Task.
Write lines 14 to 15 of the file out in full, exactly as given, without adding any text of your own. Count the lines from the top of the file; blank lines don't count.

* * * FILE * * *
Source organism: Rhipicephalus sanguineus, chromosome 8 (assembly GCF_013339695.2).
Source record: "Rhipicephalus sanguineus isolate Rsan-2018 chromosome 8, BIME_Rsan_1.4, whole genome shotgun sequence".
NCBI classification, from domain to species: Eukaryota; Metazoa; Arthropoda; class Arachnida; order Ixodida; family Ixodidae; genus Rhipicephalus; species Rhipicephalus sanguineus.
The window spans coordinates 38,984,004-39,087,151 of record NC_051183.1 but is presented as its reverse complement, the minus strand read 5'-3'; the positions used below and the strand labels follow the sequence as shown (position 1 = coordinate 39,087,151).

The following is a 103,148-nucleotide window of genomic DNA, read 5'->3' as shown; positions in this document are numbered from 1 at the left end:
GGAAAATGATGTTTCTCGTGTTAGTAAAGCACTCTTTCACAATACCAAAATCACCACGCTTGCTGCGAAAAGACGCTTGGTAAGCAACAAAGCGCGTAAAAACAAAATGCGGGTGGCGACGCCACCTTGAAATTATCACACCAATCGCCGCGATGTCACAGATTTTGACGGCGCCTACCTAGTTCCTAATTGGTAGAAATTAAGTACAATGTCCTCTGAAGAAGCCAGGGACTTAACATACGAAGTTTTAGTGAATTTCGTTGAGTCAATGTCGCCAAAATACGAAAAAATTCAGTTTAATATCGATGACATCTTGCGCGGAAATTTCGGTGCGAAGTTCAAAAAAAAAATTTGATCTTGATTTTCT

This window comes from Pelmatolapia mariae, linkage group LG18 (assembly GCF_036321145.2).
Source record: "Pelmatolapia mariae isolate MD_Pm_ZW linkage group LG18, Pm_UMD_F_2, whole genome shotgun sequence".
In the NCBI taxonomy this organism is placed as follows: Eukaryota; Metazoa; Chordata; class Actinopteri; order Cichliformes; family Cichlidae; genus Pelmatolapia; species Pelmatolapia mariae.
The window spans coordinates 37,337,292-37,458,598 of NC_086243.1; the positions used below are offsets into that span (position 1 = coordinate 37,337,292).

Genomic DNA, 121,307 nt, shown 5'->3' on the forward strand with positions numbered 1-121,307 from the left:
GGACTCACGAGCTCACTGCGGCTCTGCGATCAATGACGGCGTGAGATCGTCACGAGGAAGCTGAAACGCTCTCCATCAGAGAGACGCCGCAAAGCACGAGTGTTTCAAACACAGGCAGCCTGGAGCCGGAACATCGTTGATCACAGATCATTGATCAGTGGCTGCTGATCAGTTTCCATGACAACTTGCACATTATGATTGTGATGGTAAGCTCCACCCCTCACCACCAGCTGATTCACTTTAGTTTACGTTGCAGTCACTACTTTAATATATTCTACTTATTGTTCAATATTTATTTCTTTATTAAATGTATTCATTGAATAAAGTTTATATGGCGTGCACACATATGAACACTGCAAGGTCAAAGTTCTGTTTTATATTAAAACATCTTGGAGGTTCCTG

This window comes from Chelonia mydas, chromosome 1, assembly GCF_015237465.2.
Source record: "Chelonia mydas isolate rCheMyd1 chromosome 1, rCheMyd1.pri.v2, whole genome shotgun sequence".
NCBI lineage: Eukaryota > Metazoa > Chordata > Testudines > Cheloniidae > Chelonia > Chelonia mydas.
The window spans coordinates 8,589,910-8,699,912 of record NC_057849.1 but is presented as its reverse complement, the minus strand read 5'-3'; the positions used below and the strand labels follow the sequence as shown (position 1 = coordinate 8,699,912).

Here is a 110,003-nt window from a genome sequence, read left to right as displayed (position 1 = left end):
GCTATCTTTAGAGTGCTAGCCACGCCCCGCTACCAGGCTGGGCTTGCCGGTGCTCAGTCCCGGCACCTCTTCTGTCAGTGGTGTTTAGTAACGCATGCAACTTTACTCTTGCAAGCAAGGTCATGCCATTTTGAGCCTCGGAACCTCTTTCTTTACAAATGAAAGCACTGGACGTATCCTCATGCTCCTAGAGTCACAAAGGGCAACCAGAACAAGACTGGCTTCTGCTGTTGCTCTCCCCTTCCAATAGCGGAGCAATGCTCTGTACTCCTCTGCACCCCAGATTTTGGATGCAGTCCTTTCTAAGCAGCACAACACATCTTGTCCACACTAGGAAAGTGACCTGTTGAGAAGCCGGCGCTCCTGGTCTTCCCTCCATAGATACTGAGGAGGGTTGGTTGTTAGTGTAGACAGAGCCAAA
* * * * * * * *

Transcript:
Source record: "Chelonia mydas isolate rCheMyd1 chromosome 1, rCheMyd1.pri.v2, whole genome shotgun sequence".
NCBI lineage: Eukaryota > Metazoa > Chordata > Testudines > Cheloniidae > Chelonia > Chelonia mydas.